There’s more to be said about combat, such as the varied abilities and tactics of each of Ryza’s six playable characters, but the general consensus regarding combat is that it is far deeper and more fun than what I came to expect from the series. Though characters take a bit of investment in order to access some of their better skills, “investment” is sort of the grind-worthy word you’d expect from the Atelier series, so I’m glad to see combat getting equal respect and treatment alongside Alchemy in this installment. And speaking of Alchemy, boy howdy, is synthesis a hoot in this game. An element that has always played a major role in the Atelier series, Alchemy and synthesis are presented in simplistic, yet easily addictive format. Every item that existed is presented with its own synthesis tree, and though this might seem like a herculean task to complete, many are interwoven and connected to one another via the mutation “grid,” which allows a more basic item to be expanded upon via following specific paths down their synthesis tree. Adding a material of a specific sort during synthesis can produce two extremely different results, and though the game is not particularly effective at communicating this point, mutations can be manually inputted via the grid itself, or reached through the menu. However, not all recipes are immediately apparent, and an item may be highlighted to show that it possesses multiple avenues, but one might need to experiment manually in order to unlock that option for quick-selection on the menu. If this sounds like I’m talking in circles, that’s because the synthesis grid and menu are cyclical in nature- though they might seem to be two separate methods of input and execution, one leads into the other, and vice versa.
Fortunately, quality-of-life options exist that allow for quick-synthesis based upon the quality of gathered materials, and if a player should choose to complete the game on one of its lower difficulties or ignore certain quests, they’ll likely never have to unlock the deepest and most nuanced corners of the synthesis system. For budding alchemists, however, this system and its language are deep enough to act as an engaging distraction for many hours of gameplay, which is another way that Ryza proves its focus on player investment.
Aesthetics and Narrative
Though the Atelier games are hardly ever graphical powerhouses even in relation to other RPGs, Ryza manages to offer a delightful and aesthetically pleasing adventure on the Nintendo Switch. The texture work in the game is absolutely delightful, pulling off some impressive shading tricks to add realism to environments and outfits alike. The port village of Ryza’s world is lush and green, not necessarily tropic, but cozy and quiet. Equally impressive are the character portraits, which manage to ooze even more charm than the detailed character models. Despite this, there are some painfully generic environmental features in some areas- a field of flowers that looks a bit too neat to inspire butterflies in your stomach, and some checkpoints feel a little bit too out-of-place in certain environments. However, the quality of animations is still top-notch, with walk cycles, victory poses, and combat skills looking sharp.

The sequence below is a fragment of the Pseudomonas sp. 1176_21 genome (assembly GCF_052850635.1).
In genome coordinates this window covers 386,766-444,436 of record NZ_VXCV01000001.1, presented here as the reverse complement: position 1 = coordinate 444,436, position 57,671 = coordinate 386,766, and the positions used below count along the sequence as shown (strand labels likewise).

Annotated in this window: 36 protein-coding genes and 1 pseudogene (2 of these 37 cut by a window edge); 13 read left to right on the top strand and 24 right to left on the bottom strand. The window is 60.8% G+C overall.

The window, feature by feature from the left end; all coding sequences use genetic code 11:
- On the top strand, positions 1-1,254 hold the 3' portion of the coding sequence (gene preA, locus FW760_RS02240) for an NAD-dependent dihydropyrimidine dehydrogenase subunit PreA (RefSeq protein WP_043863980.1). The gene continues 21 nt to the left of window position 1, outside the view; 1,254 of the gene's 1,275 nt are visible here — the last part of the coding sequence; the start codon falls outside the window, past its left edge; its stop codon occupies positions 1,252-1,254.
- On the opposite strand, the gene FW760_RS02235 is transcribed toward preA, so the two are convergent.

Most infectious of all is the music, which is feel-good in all the right ways. Adorably inspirational tracks seem to float throughout the entirety of the game, from the snappy battle themes to the moments of triumph that each character experiences. It’s heartwarming in all the ways I never realized were possible, and it’s almost nauseating, to be honest. This leads directly into Ryza’s narrative, which is as saccharine-sweet as one might expect from the series’s prior installments. Though the friendships of all the main cast feel well-established, there’s little legitimate threat to be found in the seedy characters on display in Ryza’s world. Though the game won’t win any awards for it’s story, its charm is undeniable, from the eponymous Ryza’s boundless enthusiasm, to her comrade’s equally inspirational goals. It’s easy fun, but it’s meant to serve as a bridge between objectives and gameplay.
Impressions and Conclusion
With all of Ryza’s visual charms and engaging gameplay, there’s a simple aspect that cannot be ignored- almost the entirety of the game feels like a very extended series of chores. The game’s quest list is written as a diary- it’s almost unavoidable. Each synthesis, request skill, and tiny step towards unlocking more recipes, obtaining new skill objectives, exploring a bit more of the map, and inching the story forward. In some ways, managing Ryza’s Atelier feels just like a job- and if you like that sort of thing in an RPG, then Ryza is quite the time commitment. An enjoyable time commitment, one with uplifting character moments, heartwarming friends, and some scrappy, engaging combat, but a time commitment, even so.
There are plenty of other Atelier games to be found on the Switch, and with collections of previous titles on the way, a new installment might seem like a hard sell. But when one weighs the sheer quality of the content on display, it’s hard to argue that Atelier Ryza isn’t the latest and greatest installment. Some of the barriers of entry have been reduced- time limitations are no longer an issue, material grinding comes easier and more straightforwardly, and the synthesis grid is a beautiful thing to behold. For newcomers to the Atelier series, Ryza offers just about as laid-back and enjoyable an experience one can expect from a second job- for Atelier veterans, it will feel as if some load has been lifted. It’s a delightful and gorgeous game best enjoyed in small bites, as task completion can wear on the soul. When all is said and done, Atelier Ryza offers a magical, slow-paced, feast for the eyes that isn’t lacking in heart.